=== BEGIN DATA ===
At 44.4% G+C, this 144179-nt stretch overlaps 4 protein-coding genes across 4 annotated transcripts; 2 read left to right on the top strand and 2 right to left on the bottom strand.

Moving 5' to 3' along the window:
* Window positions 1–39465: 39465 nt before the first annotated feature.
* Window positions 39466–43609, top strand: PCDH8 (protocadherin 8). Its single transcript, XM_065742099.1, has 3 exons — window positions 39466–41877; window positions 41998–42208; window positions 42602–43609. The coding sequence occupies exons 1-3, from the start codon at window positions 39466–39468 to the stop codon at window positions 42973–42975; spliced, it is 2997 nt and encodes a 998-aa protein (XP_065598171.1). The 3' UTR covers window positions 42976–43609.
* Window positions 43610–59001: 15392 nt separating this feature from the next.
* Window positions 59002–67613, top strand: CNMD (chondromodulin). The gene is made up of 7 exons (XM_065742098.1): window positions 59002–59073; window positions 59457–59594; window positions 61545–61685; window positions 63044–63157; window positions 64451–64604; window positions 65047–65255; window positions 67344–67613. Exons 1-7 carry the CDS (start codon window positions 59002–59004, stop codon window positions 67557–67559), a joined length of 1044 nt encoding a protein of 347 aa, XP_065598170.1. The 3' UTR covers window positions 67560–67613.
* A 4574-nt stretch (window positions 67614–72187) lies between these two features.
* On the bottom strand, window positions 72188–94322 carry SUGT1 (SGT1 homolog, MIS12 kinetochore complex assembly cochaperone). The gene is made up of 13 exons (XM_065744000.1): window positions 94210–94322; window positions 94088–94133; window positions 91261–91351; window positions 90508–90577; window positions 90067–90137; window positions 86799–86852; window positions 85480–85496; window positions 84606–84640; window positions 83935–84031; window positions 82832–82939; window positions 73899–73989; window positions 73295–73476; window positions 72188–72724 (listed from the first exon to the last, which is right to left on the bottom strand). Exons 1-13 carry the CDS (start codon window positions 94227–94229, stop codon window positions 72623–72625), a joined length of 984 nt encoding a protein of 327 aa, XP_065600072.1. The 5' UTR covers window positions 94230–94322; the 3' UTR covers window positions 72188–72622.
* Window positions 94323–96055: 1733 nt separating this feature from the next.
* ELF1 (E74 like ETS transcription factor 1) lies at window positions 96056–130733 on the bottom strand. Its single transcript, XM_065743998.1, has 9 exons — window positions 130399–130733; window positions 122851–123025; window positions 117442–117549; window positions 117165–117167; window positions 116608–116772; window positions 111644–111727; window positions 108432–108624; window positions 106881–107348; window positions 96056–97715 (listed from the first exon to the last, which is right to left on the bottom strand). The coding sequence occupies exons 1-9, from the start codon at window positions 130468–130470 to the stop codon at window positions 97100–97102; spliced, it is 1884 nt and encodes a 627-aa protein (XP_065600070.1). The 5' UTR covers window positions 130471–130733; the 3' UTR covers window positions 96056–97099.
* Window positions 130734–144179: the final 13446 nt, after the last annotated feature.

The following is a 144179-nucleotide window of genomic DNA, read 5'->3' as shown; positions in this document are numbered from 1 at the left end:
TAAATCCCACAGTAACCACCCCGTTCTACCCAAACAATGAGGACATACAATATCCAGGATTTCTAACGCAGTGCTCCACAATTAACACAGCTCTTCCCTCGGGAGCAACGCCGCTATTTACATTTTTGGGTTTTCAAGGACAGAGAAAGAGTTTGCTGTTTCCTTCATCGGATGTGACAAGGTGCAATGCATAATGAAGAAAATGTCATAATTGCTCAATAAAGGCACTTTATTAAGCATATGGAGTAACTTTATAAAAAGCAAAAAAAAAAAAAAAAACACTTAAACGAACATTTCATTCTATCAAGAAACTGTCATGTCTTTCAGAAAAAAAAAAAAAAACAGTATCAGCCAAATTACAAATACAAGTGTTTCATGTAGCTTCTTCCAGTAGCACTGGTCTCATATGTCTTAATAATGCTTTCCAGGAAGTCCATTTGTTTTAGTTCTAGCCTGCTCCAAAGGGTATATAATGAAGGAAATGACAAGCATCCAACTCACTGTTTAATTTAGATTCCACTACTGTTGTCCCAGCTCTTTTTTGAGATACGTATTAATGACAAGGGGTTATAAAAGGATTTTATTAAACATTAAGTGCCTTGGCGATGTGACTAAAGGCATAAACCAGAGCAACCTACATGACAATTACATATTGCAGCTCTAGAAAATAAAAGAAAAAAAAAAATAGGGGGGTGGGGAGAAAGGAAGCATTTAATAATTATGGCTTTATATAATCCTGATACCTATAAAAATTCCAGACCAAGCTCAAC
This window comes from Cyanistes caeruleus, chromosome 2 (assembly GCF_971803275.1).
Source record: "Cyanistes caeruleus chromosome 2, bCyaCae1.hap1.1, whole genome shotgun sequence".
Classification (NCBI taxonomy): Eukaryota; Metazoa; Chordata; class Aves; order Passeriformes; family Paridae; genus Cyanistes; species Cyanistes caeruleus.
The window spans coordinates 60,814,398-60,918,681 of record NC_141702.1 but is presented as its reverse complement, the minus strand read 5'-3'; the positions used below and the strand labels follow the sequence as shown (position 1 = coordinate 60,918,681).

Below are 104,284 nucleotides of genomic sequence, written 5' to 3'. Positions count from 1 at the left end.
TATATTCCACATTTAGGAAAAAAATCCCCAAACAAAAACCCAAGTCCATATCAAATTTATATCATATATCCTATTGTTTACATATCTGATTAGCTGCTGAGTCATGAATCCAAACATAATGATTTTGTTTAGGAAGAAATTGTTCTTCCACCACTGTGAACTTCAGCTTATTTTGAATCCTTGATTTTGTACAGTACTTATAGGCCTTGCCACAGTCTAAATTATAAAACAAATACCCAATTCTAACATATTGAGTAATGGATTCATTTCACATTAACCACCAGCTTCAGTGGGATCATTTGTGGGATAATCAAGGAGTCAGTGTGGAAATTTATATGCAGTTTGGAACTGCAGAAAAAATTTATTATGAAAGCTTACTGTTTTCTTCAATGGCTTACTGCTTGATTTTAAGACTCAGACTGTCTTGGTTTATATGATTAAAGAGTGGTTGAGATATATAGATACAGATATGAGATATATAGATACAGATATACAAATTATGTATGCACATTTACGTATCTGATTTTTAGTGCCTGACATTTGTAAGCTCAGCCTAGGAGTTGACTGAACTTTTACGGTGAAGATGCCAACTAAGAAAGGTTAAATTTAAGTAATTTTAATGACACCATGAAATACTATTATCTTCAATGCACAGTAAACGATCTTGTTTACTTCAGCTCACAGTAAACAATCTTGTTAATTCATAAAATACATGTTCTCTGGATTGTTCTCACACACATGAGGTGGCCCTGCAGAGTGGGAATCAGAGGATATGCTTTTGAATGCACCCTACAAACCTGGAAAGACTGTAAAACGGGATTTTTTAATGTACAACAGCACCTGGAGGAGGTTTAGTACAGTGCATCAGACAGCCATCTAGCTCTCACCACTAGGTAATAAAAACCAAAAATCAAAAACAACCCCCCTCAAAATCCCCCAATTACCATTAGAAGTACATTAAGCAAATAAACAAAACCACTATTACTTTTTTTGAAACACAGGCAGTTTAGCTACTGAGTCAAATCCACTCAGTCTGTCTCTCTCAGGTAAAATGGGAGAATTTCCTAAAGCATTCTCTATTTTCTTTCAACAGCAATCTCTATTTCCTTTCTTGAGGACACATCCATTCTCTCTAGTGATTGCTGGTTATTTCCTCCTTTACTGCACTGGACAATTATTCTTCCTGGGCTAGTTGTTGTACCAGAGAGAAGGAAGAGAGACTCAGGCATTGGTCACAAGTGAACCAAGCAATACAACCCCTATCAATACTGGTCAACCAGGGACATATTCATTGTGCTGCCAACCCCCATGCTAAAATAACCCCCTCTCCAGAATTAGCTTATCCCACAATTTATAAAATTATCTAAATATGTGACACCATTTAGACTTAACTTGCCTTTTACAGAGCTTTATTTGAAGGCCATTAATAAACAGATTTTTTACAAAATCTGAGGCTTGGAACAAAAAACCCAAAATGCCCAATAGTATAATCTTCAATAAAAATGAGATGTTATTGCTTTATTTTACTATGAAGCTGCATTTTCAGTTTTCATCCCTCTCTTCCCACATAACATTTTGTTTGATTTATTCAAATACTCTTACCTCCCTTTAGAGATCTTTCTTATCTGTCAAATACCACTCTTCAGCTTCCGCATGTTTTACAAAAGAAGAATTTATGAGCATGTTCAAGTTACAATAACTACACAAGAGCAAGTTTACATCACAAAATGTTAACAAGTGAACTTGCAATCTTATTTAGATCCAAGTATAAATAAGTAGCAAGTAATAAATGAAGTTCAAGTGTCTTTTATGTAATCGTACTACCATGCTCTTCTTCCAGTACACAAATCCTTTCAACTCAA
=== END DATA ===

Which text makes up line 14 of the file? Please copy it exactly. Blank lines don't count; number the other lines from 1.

This window comes from Cyanistes caeruleus, chromosome 2 (assembly GCF_971803275.1).